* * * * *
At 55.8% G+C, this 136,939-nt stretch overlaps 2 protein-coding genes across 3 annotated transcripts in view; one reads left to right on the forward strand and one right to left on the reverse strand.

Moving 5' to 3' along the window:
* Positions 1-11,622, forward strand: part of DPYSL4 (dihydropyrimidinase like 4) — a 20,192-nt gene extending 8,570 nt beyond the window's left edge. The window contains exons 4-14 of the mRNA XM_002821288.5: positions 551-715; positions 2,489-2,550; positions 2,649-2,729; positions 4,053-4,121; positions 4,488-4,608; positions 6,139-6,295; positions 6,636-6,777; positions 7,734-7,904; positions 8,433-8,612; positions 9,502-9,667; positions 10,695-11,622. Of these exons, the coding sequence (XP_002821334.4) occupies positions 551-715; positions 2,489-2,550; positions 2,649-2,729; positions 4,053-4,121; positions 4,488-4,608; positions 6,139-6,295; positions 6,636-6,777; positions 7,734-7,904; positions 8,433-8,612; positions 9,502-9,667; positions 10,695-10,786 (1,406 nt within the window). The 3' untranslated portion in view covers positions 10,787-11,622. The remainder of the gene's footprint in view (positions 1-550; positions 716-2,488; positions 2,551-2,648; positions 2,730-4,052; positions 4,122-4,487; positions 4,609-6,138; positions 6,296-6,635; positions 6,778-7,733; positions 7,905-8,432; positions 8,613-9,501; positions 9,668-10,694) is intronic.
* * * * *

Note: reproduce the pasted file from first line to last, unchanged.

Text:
At 55.8% G+C, this 136,939-nt stretch overlaps 2 protein-coding genes across 3 annotated transcripts in view; one reads left to right on the forward strand and one right to left on the reverse strand.

Moving 5' to 3' along the window:
* Positions 1-11,622, forward strand: part of DPYSL4 (dihydropyrimidinase like 4) — a 20,192-nt gene extending 8,570 nt beyond the window's left edge. The window contains exons 4-14 of the mRNA XM_002821288.5: positions 551-715; positions 2,489-2,550; positions 2,649-2,729; positions 4,053-4,121; positions 4,488-4,608; positions 6,139-6,295; positions 6,636-6,777; positions 7,734-7,904; positions 8,433-8,612; positions 9,502-9,667; positions 10,695-11,622. Of these exons, the coding sequence (XP_002821334.4) occupies positions 551-715; positions 2,489-2,550; positions 2,649-2,729; positions 4,053-4,121; positions 4,488-4,608; positions 6,139-6,295; positions 6,636-6,777; positions 7,734-7,904; positions 8,433-8,612; positions 9,502-9,667; positions 10,695-10,786 (1,406 nt within the window). The 3' untranslated portion in view covers positions 10,787-11,622. The remainder of the gene's footprint in view (positions 1-550; positions 716-2,488; positions 2,551-2,648; positions 2,730-4,052; positions 4,122-4,487; positions 4,609-6,138; positions 6,296-6,635; positions 6,778-7,733; positions 7,905-8,432; positions 8,613-9,501; positions 9,668-10,694) is intronic.